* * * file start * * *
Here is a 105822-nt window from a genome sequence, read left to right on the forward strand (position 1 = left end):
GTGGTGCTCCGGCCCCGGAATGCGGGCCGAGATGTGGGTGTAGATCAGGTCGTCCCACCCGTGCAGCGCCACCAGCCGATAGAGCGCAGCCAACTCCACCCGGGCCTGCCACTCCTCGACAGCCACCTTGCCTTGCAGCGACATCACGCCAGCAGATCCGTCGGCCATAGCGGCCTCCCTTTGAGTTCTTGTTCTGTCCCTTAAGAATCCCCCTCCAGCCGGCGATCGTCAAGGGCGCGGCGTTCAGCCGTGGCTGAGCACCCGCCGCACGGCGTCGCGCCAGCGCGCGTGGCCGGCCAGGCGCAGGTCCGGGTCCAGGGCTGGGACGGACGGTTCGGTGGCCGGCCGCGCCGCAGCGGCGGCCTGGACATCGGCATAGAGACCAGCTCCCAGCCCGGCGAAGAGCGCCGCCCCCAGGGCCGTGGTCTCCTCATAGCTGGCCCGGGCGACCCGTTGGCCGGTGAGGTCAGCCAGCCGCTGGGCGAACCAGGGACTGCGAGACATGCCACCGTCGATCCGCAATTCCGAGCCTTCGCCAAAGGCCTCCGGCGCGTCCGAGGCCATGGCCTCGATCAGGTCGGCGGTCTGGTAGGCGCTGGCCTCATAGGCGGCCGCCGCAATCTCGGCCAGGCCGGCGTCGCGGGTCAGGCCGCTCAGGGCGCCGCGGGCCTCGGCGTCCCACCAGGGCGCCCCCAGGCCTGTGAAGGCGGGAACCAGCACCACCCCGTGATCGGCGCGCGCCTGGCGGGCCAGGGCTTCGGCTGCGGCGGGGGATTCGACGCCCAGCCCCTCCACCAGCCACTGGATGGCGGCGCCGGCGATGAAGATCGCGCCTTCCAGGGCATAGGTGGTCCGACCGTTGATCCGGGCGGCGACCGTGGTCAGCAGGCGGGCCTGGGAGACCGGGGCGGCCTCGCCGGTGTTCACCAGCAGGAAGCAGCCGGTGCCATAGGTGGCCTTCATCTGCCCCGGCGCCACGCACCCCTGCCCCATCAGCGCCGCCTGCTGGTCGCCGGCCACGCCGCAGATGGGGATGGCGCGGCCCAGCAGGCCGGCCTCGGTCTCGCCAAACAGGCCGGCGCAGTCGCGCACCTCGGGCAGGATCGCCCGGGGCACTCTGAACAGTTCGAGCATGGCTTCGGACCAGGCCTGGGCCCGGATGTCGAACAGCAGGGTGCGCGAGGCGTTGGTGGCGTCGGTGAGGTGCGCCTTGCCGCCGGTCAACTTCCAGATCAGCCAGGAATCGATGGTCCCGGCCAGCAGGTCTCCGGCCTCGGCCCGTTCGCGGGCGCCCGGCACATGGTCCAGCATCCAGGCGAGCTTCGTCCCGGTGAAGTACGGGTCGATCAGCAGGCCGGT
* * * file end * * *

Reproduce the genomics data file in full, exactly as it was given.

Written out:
Here is a 105822-nt window from a genome sequence, read left to right on the forward strand (position 1 = left end):
GTGGTGCTCCGGCCCCGGAATGCGGGCCGAGATGTGGGTGTAGATCAGGTCGTCCCACCCGTGCAGCGCCACCAGCCGATAGAGCGCAGCCAACTCCACCCGGGCCTGCCACTCCTCGACAGCCACCTTGCCTTGCAGCGACATCACGCCAGCAGATCCGTCGGCCATAGCGGCCTCCCTTTGAGTTCTTGTTCTGTCCCTTAAGAATCCCCCTCCAGCCGGCGATCGTCAAGGGCGCGGCGTTCAGCCGTGGCTGAGCACCCGCCGCACGGCGTCGCGCCAGCGCGCGTGGCCGGCCAGGCGCAGGTCCGGGTCCAGGGCTGGGACGGACGGTTCGGTGGCCGGCCGCGCCGCAGCGGCGGCCTGGACATCGGCATAGAGACCAGCTCCCAGCCCGGCGAAGAGCGCCGCCCCCAGGGCCGTGGTCTCCTCATAGCTGGCCCGGGCGACCCGTTGGCCGGTGAGGTCAGCCAGCCGCTGGGCGAACCAGGGACTGCGAGACATGCCACCGTCGATCCGCAATTCCGAGCCTTCGCCAAAGGCCTCCGGCGCGTCCGAGGCCATGGCCTCGATCAGGTCGGCGGTCTGGTAGGCGCTGGCCTCATAGGCGGCCGCCGCAATCTCGGCCAGGCCGGCGTCGCGGGTCAGGCCGCTCAGGGCGCCGCGGGCCTCGGCGTCCCACCAGGGCGCCCCCAGGCCTGTGAAGGCGGGAACCAGCACCACCCCGTGATCGGCGCGCGCCTGGCGGGCCAGGGCTTCGGCTGCGGCGGGGGATTCGACGCCCAGCCCCTCCACCAGCCACTGGATGGCGGCGCCGGCGATGAAGATCGCGCCTTCCAGGGCATAGGTGGTCCGACCGTTGATCCGGGCGGCGACCGTGGTCAGCAGGCGGGCCTGGGAGACCGGGGCGGCCTCGCCGGTGTTCACCAGCAGGAAGCAGCCGGTGCCATAGGTGGCCTTCATCTGCCCCGGCGCCACGCACCCCTGCCCCATCAGCGCCGCCTGCTGGTCGCCGGCCACGCCGCAGATGGGGATGGCGCGGCCCAGCAGGCCGGCCTCGGTCTCGCCAAACAGGCCGGCGCAGTCGCGCACCTCGGGCAGGATCGCCCGGGGCACTCTGAACAGTTCGAGCATGGCTTCGGACCAGGCCTGGGCCCGGATGTCGAACAGCAGGGTGCGCGAGGCGTTGGTGGCGTCGGTGAGGTGCGCCTTGCCGCCGGTCAACTTCCAGATCAGCCAGGAATCGATGGTCCCGGCCAGCAGGTCTCCGGCCTCGGCCCGTTCGCGGGCGCCCGGCACATGGTCCAGCATCCAGGCGAGCTTCGTCCCGGTGAAGTACGGGTCGATCAGCAGGCCGGT